Thanks so much!

Date: 2008-10-24 10:50 am (UTC)
From: [identity profile] fluterbev-fic.livejournal.com
Hey there! Thanks so much for this lovely feedback - very much appreciated :-).

Date: 2009-09-07 05:01 am (UTC)
From: [identity profile] doingsoso.livejournal.com
Heck I just found this story...It's just great! Beautiful plot and a happy ending which I'm very fond of:)

Date: 2009-09-07 11:40 am (UTC)
From: [identity profile] fluterbev-fic.livejournal.com
Hi there, thanks for this nice comment! I am very pleased you liked it :-)

Date: 2009-09-09 04:18 am (UTC)
From: [identity profile] shiredancer.livejournal.com
Well, thank goodness for Sentinel Fic Finders! I hadn't read this before either, though I've heard high praise of it for years. What a delight! Soooo satisfying to see how they've changed into that perfect conjunction. It's lovely and hot and just so good. I love Henri making captain, and Jim being totally okay with it! It's a really feel-good story... erm, in more ways than one...

Date: 2009-09-09 06:54 am (UTC)
From: [identity profile] fluterbev-fic.livejournal.com
I didn't know it had been mentioned at Fic Finders, so thanks for the heads up! I wondered why a comment (now two *g*) came out of the blue :-).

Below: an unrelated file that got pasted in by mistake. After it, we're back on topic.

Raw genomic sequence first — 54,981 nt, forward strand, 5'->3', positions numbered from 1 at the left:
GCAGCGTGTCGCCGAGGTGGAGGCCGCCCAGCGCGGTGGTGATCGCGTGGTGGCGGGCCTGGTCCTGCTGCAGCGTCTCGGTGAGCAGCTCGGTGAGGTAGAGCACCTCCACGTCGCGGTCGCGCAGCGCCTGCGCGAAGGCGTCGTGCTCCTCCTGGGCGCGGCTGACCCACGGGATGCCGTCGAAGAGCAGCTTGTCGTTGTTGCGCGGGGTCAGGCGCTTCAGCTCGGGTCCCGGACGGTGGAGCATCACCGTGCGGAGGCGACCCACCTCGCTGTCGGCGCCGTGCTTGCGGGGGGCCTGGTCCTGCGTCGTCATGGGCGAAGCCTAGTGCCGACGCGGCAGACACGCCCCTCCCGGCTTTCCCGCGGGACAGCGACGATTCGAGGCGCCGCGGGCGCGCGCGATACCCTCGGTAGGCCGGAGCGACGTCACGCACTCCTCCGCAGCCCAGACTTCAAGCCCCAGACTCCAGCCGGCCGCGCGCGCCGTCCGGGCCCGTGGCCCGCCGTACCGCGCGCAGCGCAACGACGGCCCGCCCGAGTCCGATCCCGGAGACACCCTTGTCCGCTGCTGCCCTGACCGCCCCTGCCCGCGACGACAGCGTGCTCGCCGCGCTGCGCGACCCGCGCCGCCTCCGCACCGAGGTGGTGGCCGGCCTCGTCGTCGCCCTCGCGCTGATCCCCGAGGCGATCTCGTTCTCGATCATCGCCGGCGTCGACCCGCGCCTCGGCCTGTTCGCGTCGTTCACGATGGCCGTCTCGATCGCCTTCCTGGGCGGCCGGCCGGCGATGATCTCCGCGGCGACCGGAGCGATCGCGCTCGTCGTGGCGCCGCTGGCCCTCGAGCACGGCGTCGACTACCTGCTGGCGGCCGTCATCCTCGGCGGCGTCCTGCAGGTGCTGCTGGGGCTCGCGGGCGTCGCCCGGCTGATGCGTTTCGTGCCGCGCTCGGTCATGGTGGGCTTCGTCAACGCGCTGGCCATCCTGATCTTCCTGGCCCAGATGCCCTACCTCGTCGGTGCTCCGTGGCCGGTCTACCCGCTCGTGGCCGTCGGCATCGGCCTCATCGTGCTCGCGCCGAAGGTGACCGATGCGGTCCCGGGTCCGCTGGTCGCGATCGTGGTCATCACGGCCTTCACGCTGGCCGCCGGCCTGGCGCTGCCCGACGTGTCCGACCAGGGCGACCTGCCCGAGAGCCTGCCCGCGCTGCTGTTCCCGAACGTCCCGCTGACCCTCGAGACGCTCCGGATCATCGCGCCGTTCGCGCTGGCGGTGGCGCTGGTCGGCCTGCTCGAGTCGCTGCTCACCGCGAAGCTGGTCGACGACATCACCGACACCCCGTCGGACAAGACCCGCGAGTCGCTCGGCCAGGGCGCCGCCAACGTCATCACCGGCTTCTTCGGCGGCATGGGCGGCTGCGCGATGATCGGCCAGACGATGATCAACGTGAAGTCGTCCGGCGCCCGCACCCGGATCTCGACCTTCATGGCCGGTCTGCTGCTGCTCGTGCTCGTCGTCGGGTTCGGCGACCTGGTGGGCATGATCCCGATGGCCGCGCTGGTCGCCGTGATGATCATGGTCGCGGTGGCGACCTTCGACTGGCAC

I'm very pleased you liked it, and thanks so much for your lovely feedback :-)

How do I love thee? Let me count the ways.

Date: 2009-12-20 02:59 am (UTC)
From: [identity profile] bluecimmers.livejournal.com
At least one for each of your stories. I read and enjoyed this one before, but I was much shyer about commenting back then. Keep up the good work, and may the coming year keep you well.

Re: How do I love thee? Let me count the ways.

Date: 2009-12-20 11:42 am (UTC)
From: [identity profile] fluterbev-fic.livejournal.com
You're very kind, and it is very nice of you to comment. I totally get the shyness thing as I was the same for a long time before I posted any stories myself. It's really nice that you've enjoyed my stories enough to tell me about it now, though, so thanks for that! Best wishes to you in return :-)

Date: 2010-08-01 10:08 pm (UTC)
From: [identity profile] ladytygereyez.livejournal.com
I can't believe that I'm just now finding this story. I loved it more than I can say. I had tears in my eyes while reading the reunion scene. Just beautiful.

Thank you so much for sharing.

Date: 2010-08-06 08:26 pm (UTC)
From: [identity profile] fluterbev-fic.livejournal.com
Hey, it's so nice that you enjoyed it. Thanks very much for letting me know :-)

Date: 2010-11-21 10:29 pm (UTC)
franscats: (Default)
From: [personal profile] franscats
I absolutely loved this story.
Thank you.


fluterbev_fic: (Default)